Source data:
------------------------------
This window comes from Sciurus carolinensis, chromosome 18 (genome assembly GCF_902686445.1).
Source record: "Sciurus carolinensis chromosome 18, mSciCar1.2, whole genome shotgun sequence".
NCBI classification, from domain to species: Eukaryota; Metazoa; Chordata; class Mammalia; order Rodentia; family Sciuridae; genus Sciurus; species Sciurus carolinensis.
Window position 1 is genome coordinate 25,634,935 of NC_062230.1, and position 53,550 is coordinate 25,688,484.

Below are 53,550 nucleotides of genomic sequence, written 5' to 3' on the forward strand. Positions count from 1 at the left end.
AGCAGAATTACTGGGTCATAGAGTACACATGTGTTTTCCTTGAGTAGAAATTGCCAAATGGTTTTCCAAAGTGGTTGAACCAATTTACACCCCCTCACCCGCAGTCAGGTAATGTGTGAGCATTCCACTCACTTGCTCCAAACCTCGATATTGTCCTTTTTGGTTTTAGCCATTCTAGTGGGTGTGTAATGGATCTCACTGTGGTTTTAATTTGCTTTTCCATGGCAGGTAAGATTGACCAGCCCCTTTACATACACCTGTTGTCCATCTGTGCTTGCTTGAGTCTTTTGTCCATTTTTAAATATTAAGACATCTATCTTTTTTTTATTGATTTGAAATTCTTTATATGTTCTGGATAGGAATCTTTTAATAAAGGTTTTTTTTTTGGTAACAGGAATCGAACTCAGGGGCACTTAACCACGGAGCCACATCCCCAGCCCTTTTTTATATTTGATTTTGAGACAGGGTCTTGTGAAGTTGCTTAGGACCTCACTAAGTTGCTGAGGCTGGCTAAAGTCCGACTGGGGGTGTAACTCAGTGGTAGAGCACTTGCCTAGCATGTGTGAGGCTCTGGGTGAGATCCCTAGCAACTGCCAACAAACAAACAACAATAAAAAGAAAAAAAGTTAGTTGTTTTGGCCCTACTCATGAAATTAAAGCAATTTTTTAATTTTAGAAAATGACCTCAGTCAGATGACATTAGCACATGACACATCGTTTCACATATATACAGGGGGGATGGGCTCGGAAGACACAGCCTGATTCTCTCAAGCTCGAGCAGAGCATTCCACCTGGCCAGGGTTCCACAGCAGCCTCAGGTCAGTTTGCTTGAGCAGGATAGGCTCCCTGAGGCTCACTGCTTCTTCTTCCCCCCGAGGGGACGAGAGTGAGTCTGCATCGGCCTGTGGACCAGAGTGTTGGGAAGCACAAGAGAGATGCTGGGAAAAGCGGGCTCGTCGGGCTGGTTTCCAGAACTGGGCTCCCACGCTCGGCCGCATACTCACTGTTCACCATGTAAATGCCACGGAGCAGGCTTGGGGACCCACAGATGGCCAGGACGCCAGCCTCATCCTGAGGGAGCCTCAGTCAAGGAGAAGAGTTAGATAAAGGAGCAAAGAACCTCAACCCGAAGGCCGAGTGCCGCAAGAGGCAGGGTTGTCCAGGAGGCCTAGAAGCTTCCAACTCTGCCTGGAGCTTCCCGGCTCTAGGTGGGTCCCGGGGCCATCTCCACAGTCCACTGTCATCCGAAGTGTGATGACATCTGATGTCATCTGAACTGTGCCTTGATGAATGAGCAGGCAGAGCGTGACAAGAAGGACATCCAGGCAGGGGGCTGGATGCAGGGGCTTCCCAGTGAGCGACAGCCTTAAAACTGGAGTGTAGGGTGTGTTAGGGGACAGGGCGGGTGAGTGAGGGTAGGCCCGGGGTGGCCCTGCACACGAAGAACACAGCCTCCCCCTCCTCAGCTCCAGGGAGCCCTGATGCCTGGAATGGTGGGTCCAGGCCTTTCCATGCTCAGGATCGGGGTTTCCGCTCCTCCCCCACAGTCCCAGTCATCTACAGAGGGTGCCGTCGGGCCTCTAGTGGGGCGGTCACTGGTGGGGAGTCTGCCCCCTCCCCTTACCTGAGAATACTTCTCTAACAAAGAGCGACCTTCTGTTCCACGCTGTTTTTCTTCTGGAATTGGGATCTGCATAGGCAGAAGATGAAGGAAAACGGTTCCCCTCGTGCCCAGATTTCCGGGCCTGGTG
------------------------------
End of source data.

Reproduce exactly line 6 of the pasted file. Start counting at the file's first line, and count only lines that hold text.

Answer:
AGCAGAATTACTGGGTCATAGAGTACACATGTGTTTTCCTTGAGTAGAAATTGCCAAATGGTTTTCCAAAGTGGTTGAACCAATTTACACCCCCTCACCCGCAGTCAGGTAATGTGTGAGCATTCCACTCACTTGCTCCAAACCTCGATATTGTCCTTTTTGGTTTTAGCCATTCTAGTGGGTGTGTAATGGATCTCACTGTGGTTTTAATTTGCTTTTCCATGGCAGGTAAGATTGACCAGCCCCTTTACATACACCTGTTGTCCATCTGTGCTTGCTTGAGTCTTTTGTCCATTTTTAAATATTAAGACATCTATCTTTTTTTTATTGATTTGAAATTCTTTATATGTTCTGGATAGGAATCTTTTAATAAAGGTTTTTTTTTTGGTAACAGGAATCGAACTCAGGGGCACTTAACCACGGAGCCACATCCCCAGCCCTTTTTTATATTTGATTTTGAGACAGGGTCTTGTGAAGTTGCTTAGGACCTCACTAAGTTGCTGAGGCTGGCTAAAGTCCGACTGGGGGTGTAACTCAGTGGTAGAGCACTTGCCTAGCATGTGTGAGGCTCTGGGTGAGATCCCTAGCAACTGCCAACAAACAAACAACAATAAAAAGAAAAAAAGTTAGTTGTTTTGGCCCTACTCATGAAATTAAAGCAATTTTTTAATTTTAGAAAATGACCTCAGTCAGATGACATTAGCACATGACACATCGTTTCACATATATACAGGGGGGATGGGCTCGGAAGACACAGCCTGATTCTCTCAAGCTCGAGCAGAGCATTCCACCTGGCCAGGGTTCCACAGCAGCCTCAGGTCAGTTTGCTTGAGCAGGATAGGCTCCCTGAGGCTCACTGCTTCTTCTTCCCCCCGAGGGGACGAGAGTGAGTCTGCATCGGCCTGTGGACCAGAGTGTTGGGAAGCACAAGAGAGATGCTGGGAAAAGCGGGCTCGTCGGGCTGGTTTCCAGAACTGGGCTCCCACGCTCGGCCGCATACTCACTGTTCACCATGTAAATGCCACGGAGCAGGCTTGGGGACCCACAGATGGCCAGGACGCCAGCCTCATCCTGAGGGAGCCTCAGTCAAGGAGAAGAGTTAGATAAAGGAGCAAAGAACCTCAACCCGAAGGCCGAGTGCCGCAAGAGGCAGGGTTGTCCAGGAGGCCTAGAAGCTTCCAACTCTGCCTGGAGCTTCCCGGCTCTAGGTGGGTCCCGGGGCCATCTCCACAGTCCACTGTCATCCGAAGTGTGATGACATCTGATGTCATCTGAACTGTGCCTTGATGAATGAGCAGGCAGAGCGTGACAAGAAGGACATCCAGGCAGGGGGCTGGATGCAGGGGCTTCCCAGTGAGCGACAGCCTTAAAACTGGAGTGTAGGGTGTGTTAGGGGACAGGGCGGGTGAGTGAGGGTAGGCCCGGGGTGGCCCTGCACACGAAGAACACAGCCTCCCCCTCCTCAGCTCCAGGGAGCCCTGATGCCTGGAATGGTGGGTCCAGGCCTTTCCATGCTCAGGATCGGGGTTTCCGCTCCTCCCCCACAGTCCCAGTCATCTACAGAGGGTGCCGTCGGGCCTCTAGTGGGGCGGTCACTGGTGGGGAGTCTGCCCCCTCCCCTTACCTGAGAATACTTCTCTAACAAAGAGCGACCTTCTGTTCCACGCTGTTTTTCTTCTGGAATTGGGATCTGCATAGGCAGAAGATGAAGGAAAACGGTTCCCCTCGTGCCCAGATTTCCGGGCCTGGTG